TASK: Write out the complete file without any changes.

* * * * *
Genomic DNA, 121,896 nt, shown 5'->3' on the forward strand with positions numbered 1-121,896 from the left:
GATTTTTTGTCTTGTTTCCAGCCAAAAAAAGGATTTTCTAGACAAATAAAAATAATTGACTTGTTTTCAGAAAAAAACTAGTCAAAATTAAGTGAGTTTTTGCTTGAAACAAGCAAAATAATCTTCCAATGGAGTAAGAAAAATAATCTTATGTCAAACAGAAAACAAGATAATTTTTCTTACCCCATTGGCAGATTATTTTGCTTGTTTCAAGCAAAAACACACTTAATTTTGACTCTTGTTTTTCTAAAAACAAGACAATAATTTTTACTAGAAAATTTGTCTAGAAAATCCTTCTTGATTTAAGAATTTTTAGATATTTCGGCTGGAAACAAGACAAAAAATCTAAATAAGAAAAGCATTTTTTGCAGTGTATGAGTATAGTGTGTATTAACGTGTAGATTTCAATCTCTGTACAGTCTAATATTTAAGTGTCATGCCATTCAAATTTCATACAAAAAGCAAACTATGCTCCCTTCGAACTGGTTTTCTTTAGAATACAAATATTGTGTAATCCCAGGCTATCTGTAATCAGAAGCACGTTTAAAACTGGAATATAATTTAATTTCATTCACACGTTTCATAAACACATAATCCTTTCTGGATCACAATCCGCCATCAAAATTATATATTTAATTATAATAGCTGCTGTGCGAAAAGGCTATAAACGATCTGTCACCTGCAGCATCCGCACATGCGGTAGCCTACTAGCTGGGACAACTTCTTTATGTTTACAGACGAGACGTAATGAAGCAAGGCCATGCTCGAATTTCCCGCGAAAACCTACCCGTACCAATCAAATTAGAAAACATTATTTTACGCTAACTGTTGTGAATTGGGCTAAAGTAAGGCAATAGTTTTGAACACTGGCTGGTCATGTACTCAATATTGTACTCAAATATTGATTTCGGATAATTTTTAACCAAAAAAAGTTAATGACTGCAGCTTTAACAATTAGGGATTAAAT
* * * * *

Genomic DNA, 121,896 nt, shown 5'->3' on the forward strand with positions numbered 1-121,896 from the left:
GATTTTTTGTCTTGTTTCCAGCCAAAAAAAGGATTTTCTAGACAAATAAAAATAATTGACTTGTTTTCAGAAAAAAACTAGTCAAAATTAAGTGAGTTTTTGCTTGAAACAAGCAAAATAATCTTCCAATGGAGTAAGAAAAATAATCTTATGTCAAACAGAAAACAAGATAATTTTTCTTACCCCATTGGCAGATTATTTTGCTTGTTTCAAGCAAAAACACACTTAATTTTGACTCTTGTTTTTCTAAAAACAAGACAATAATTTTTACTAGAAAATTTGTCTAGAAAATCCTTCTTGATTTAAGAATTTTTAGATATTTCGGCTGGAAACAAGACAAAAAATCTAAATAAGAAAAGCATTTTTTGCAGTGTATGAGTATAGTGTGTATTAACGTGTAGATTTCAATCTCTGTACAGTCTAATATTTAAGTGTCATGCCATTCAAATTTCATACAAAAAGCAAACTATGCTCCCTTCGAACTGGTTTTCTTTAGAATACAAATATTGTGTAATCCCAGGCTATCTGTAATCAGAAGCACGTTTAAAACTGGAATATAATTTAATTTCATTCACACGTTTCATAAACACATAATCCTTTCTGGATCACAATCCGCCATCAAAATTATATATTTAATTATAATAGCTGCTGTGCGAAAAGGCTATAAACGATCTGTCACCTGCAGCATCCGCACATGCGGTAGCCTACTAGCTGGGACAACTTCTTTATGTTTACAGACGAGACGTAATGAAGCAAGGCCATGCTCGAATTTCCCGCGAAAACCTACCCGTACCAATCAAATTAGAAAACATTATTTTACGCTAACTGTTGTGAATTGGGCTAAAGTAAGGCAATAGTTTTGAACACTGGCTGGTCATGTACTCAATATTGTACTCAAATATTGATTTCGGATAATTTTTAACCAAAAAAAGTTAATGACTGCAGCTTTAACAATTAGGGATTAAAT